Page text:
Do autoimmune issues contribute to recurring pregnancy loss? In the February 2012 issue of the journal "Sexuality, Reproduction and Menopause", Doctors Kutteh and Odam from The University of Tennessee Health Science Center Memphis, Tennessee discuss the role of autoimmune testing in patients with recurrent pregnancy loss (RPL). Here is a brief summary of their findings.
For a pregnancy to succeed, two immunologically and genetically distinct tissues must coexist. Autoimmunity refers to an immune reaction of the body against substances that are normally present in the body. Numerous studies have attempted to identify specific autoantibodies associated with pregnancy loss. Several autoimmune factors have been investigated as possible influences on reproductive success and failure. Autoantibodies may persist for many years in the circulation as a marker of a prior autoimmune attack, but their presence does not necessarily indicate a current disease process.
Researchers have investigated the role of autoimmune factors in women with recurrent pregnancy loss (RPL). The most commonly studied antibodies include antiphospholipid, antithyroid, antigliadin, antinuclear, antiovarian, anti-islet cell, and antisperm antibodies.
Present in an estimated 2% to 5% of the general population, antiphospholipid (aPL) antibodies are commonly associated with such autoimmune diseases as systemic lupus erythematosus, but they can also present in isolation in the form of primary antiphospholipid syndrome.
Antiphospholipid syndrome was first described in 1983 in patients with systemic lupus erythematosus, the presence of anticardiolipin antibodies, and thrombosis. The criteria for diagnosis have since been revised. For a patient to be diagnosed with antiphospholipid syndrome, at least one of the clinical criteria and one of the laboratory criteria must be met (see Table).
There are several ways in which aPL antibodies can cause miscarriages. For years, it was believed that they led to an increase in microscopic blood clots being formed in the blood vessels surrounding the pregnancy. This resulted in the pregnancy miscarrying. More recent studies suggest that aPL antibodies interfere with the process of implantation resulting in miscarriage (defective endovascular trophoblast invasion, decreased release of hCG from human placental explants, prevention of in vitro trophoblast migration and invasion, inhibition of trophoblast cell adhesion molecules, and activation of complement on the trophoblast surface inducing an inflammatory response).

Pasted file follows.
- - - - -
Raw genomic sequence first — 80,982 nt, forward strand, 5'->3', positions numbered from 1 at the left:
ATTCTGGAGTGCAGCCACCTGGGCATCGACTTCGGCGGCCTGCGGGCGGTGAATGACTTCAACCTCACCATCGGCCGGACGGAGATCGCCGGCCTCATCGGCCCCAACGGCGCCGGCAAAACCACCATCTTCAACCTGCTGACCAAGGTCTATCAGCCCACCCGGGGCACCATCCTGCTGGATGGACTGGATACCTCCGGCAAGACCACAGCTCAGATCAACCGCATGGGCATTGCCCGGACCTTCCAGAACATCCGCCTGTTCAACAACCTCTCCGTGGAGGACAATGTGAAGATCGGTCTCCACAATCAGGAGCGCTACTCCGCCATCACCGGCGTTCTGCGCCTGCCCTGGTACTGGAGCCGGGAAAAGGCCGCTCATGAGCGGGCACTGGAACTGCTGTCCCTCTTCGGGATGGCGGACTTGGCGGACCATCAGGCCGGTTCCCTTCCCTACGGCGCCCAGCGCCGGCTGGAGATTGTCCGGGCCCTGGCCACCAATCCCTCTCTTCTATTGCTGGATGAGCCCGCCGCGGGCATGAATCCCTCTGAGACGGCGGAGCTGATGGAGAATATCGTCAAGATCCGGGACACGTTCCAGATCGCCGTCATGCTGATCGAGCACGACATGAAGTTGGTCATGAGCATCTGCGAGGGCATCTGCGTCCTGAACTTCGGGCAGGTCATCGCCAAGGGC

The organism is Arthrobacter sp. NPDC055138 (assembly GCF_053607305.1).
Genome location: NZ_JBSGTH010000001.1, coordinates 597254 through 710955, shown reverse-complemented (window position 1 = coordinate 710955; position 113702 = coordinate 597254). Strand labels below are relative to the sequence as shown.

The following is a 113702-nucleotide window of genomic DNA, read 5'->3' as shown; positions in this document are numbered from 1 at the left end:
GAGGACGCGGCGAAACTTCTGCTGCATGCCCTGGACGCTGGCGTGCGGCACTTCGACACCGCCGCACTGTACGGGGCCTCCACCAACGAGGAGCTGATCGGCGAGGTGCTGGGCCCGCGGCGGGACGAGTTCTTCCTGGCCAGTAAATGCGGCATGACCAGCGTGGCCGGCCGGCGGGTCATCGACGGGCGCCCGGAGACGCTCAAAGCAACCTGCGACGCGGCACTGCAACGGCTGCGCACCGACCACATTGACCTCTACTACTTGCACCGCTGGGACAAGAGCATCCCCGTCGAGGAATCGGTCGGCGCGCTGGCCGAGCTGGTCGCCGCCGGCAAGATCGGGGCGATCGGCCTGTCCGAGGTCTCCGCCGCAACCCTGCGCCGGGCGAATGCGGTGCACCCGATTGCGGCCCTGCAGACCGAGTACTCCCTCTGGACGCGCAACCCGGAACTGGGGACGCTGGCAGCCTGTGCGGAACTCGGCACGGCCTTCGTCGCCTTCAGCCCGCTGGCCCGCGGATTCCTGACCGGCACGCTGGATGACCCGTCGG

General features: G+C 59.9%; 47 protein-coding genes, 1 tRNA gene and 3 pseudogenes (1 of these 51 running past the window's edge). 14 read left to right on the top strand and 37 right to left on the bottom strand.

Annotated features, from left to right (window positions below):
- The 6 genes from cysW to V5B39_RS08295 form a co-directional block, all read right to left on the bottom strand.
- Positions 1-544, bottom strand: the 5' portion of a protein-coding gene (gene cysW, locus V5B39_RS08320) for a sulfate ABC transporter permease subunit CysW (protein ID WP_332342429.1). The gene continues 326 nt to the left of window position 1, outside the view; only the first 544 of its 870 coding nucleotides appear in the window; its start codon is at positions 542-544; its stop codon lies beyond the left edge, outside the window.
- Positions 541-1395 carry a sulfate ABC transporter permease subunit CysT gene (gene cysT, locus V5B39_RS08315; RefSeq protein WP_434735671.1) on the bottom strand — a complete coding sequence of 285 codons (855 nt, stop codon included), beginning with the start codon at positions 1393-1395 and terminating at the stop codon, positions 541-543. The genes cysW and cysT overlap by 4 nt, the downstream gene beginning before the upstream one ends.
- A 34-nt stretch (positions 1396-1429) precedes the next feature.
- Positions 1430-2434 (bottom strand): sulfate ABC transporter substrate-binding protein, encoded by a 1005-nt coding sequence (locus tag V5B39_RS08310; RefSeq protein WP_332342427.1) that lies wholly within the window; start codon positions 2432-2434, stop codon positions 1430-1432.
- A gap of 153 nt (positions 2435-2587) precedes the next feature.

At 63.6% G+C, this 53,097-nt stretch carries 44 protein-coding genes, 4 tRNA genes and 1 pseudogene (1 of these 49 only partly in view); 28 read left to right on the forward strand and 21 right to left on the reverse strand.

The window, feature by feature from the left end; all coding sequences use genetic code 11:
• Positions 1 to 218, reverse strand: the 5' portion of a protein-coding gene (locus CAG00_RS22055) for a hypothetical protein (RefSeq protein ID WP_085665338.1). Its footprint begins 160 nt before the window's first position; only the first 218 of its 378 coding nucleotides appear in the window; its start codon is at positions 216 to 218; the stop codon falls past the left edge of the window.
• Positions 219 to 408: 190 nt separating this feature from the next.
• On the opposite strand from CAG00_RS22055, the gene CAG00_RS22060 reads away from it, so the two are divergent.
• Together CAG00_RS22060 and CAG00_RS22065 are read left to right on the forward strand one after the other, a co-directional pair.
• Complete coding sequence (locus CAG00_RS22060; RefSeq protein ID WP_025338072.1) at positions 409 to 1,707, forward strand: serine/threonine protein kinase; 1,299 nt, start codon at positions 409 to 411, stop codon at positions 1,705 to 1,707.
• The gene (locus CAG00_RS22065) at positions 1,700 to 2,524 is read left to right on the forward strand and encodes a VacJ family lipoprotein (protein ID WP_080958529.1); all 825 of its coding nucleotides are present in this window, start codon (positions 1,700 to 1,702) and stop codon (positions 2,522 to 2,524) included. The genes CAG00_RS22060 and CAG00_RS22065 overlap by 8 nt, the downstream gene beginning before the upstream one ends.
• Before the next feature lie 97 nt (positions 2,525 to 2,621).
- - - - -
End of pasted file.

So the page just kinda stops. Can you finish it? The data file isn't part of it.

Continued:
Antiphospholipid antibodies have been found in 15% of patients with RPL. The treatment is a combination of heparin and low-dose aspirin. Tests for aPL antibodies include the lupus anticoagulant, and anticardiolipin antibodies.
The existence of two immunologically distinct organisms during pregnancy suggests that the immune system plays an essential role in maintaining a pregnancy. There are several other antibody tests and the current recommendations for autoimmune screening are summarized in the table below.
Alloimmune factors have been implicated as critical when associated with RPL. Sharing of HLA between partners was thought to be associated with RPL. This concept was based on a decreased maternal immune response to paternal HLA antigens and, thus, decreased production of blocking antibodies. Recent large studies, however, have found no association between HLA (and HLA-DQα) homozygosity and RPL.
Immunophenotypes of endometrial cells from women with RPL have identified certain natural killer cell (CD56+) populations. It has therefore been suggested that increased peripheral blood natural killer cells are associated with RPL. Despite the lack of diagnostic tests to identify an alloimmune factor associated with a history of RPL, abundant evidence indicates that immunologic interactions occur between the mother and her allogeneic pregnancy.
The Bottom Line
None of these factors have been clearly associated with pregnancy loss; thus, there are no recommended tests or treatments at this time. There have been several articles emphasizing that there is no good evidence for the use of intravenous gamma globulin (IVIG) therapy in a clinical setting. Use of IVIG for RPL is to be limited to approved research studies.
Dr. Karande is Board Certified in the specialty of Obstetrics and Gynecology as well as the subspecialty of Reproductive Endocrinology and Infertility. He is a Fellow of the American College of Obstetricians and Gynecologists and Member of the American Society for Reproductive Medicine.